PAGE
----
As mentioned in my last post, I really like Tim Drake as Robin. His uncertainty in his newfound role as Robin is refreshing. So many comic book characters seem to fall into the role of superhero without ever really seeming to second-guess themselves. Sure, they question if it’s the right life for them, or if it’s truly benefiting society, but they never really question their own abilities. They never stop to ask if they’re good enough.
Tim Drake breaks from this self-confident standard by simply being what he is: an unsure thirteen-year old teenager. We all might like to believe we could prowl through the streets of Gotham with Batman and be able to hold our own, but Drake represents a very real and ever-present fact about this comic: there are no super powers involved. This is just good old-fashioned crime-fighting, and only the strongest, bravest, and most cunning are cut out for it.
Surely just about everyone would question whether they can live up to that.
To highlight this point, we see Drake question repeatedly if he’s right for the role of Robin.
This costume, this symbol, represent so much history and strength, that it’s no wonder that this thirteen-year old kid would be frightened of the responsibility he’s undertaken. What’s more, Drake is dealing with the recent death of his mother and paralysis of his father. This would be a traumatic situation for any young kid, but since Tim has chosen to become Robin as well it’s especially emotional.
Surprisingly, Drake doesn’t show the characteristic “revenge” syndrome so many other Batman characters suffer from after the inevitable loss of a loved one. He’s upset and a bit angry, but he doesn’t go off recklessly seeking a fight simply because he wants to beat up some bad guys, bad guys who, to him, would symbolize the villains who destroyed his family. Tim is a bit moody at times, to be sure, but can we really blame him? His family is all but gone, and he’s been thrust into this brand new world of crimefighting. The fear, the insecurity, the uncertainty of how his life will progress from here; these are all elements that could easily lead Tim down the wrong path (similar to the path Jason Todd took).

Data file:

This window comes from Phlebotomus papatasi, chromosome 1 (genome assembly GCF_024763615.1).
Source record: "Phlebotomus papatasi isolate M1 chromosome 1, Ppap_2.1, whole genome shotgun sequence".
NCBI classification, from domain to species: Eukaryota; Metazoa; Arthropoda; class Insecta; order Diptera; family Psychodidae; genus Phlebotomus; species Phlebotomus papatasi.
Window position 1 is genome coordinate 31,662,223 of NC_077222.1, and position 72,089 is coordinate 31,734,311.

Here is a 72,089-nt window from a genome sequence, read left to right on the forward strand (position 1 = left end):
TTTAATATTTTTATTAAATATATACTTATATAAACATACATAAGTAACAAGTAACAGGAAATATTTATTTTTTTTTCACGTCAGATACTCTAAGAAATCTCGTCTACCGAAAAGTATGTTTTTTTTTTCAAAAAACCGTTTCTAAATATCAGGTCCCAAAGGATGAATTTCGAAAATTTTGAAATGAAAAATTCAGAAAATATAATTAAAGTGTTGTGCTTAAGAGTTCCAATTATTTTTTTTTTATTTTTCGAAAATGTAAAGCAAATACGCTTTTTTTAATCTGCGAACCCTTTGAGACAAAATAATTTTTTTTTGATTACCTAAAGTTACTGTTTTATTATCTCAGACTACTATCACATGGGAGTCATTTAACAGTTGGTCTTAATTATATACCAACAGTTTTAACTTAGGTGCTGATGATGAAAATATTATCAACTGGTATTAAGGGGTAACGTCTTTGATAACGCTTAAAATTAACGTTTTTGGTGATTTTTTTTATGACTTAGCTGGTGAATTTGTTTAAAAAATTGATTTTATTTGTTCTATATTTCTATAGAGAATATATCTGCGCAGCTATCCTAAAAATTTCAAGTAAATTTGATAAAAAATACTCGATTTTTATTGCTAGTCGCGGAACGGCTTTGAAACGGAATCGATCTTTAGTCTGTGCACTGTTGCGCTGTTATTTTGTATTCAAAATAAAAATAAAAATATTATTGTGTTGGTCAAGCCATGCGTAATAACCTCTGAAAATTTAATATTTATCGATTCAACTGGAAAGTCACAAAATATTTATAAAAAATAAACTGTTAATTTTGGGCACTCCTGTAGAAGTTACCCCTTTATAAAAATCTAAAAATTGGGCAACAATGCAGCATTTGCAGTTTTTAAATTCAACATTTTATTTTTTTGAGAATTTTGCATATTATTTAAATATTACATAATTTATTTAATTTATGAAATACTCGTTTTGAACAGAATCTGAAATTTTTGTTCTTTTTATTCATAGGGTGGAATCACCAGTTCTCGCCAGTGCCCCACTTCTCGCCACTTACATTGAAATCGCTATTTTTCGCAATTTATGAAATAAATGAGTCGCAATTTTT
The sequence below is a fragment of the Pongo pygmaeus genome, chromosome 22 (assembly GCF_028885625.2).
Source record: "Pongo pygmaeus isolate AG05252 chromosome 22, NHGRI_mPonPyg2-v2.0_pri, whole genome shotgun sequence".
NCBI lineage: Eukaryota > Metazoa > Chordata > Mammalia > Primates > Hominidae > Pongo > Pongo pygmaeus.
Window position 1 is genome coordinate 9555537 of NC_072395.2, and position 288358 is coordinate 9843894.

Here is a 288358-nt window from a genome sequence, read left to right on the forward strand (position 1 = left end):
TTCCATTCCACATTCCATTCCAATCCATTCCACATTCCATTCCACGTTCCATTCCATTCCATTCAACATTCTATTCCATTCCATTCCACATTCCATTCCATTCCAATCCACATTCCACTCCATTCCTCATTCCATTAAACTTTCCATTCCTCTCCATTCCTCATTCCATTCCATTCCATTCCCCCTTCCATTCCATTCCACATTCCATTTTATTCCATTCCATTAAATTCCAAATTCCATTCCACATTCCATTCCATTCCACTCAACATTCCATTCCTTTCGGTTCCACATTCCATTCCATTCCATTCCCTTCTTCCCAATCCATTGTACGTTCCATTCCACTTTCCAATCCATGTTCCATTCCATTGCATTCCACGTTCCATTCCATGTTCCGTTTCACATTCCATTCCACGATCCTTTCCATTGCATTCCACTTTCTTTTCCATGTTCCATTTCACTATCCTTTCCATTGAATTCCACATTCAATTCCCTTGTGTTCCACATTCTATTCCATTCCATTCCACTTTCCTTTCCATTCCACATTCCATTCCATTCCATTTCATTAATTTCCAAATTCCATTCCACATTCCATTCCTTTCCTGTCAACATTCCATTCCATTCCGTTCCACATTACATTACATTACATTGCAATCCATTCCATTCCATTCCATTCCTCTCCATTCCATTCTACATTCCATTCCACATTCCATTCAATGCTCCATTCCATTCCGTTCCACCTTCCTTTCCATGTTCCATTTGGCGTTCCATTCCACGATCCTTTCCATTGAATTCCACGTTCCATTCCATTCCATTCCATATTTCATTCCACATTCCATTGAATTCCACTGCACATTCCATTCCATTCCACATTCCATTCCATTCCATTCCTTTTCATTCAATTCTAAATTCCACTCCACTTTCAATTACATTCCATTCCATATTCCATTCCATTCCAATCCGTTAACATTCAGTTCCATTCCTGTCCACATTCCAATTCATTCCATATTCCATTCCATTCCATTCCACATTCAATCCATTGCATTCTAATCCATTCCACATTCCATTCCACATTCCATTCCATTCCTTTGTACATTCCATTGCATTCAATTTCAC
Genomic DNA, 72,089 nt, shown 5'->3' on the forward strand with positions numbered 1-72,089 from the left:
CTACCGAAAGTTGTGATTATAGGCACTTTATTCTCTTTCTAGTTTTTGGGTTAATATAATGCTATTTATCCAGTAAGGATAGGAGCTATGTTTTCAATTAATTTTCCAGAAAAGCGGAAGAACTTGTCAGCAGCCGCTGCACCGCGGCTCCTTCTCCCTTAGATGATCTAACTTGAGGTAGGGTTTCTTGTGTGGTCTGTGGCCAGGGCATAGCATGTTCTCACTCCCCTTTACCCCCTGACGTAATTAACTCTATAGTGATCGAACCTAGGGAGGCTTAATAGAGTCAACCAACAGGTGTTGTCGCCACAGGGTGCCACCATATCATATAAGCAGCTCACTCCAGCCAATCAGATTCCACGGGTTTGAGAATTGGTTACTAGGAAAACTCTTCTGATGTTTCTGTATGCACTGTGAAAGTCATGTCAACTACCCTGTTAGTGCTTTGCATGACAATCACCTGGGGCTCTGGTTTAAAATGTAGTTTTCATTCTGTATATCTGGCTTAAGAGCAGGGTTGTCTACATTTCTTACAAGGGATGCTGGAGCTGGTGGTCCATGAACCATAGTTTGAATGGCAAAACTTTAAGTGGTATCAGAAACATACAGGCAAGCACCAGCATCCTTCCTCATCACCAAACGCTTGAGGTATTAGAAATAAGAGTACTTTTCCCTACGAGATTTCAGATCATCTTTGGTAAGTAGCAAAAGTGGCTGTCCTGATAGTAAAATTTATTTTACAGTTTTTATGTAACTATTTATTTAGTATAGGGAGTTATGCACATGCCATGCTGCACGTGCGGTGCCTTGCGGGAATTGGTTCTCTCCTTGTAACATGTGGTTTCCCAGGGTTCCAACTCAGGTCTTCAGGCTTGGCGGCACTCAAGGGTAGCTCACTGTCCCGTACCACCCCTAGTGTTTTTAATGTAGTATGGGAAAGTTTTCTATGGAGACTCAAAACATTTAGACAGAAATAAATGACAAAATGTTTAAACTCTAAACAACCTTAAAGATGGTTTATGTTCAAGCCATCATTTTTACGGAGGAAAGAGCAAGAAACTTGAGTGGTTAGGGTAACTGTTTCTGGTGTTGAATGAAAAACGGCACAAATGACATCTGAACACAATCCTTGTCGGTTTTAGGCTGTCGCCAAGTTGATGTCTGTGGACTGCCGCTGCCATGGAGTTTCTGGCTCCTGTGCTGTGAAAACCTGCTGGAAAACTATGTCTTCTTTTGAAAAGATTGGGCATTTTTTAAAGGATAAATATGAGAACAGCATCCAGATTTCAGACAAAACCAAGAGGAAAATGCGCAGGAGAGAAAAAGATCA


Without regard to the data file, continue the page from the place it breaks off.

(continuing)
No, Tim rises above that temptation, training hard to become a good sidekick to Batman, and listening to his mentor’s advice. That is perhaps his most endearing quality: Tim knows that Bruce Wayne can teach him a lot, and doesn’t shy away from learning. Too many other superheroes and sidekicks act as though once they don that mask, they’re instantly brilliant at fighting crime and stopping bad guys. That’s just simply not so. Especially for a character with no enhanced powers to speak of, Tim is a novice through and through, and he recognizes this. When Batman gives him orders, he follows them. He aids Bruce without becoming a liability, allowing Batman to complete his job without having to worry that Tim is going off on his own and acting recklessly.
Tim Drake is a great Robin. It’s really that simple. His story is fraught with the tragedy that has become so stereotypical of superhero stories, and yet he handles it with a maturity often missing from these stories, and virtually unheard of in a thirteen-year old. Robin has always been a high-flying acrobat; that can be taught, to a certain degree, as can the detective skills. What sets Tim apart from other heroes is who he is as a person: Tim Drake, a genuinely good kid who’s been given the chance to make the world a better place.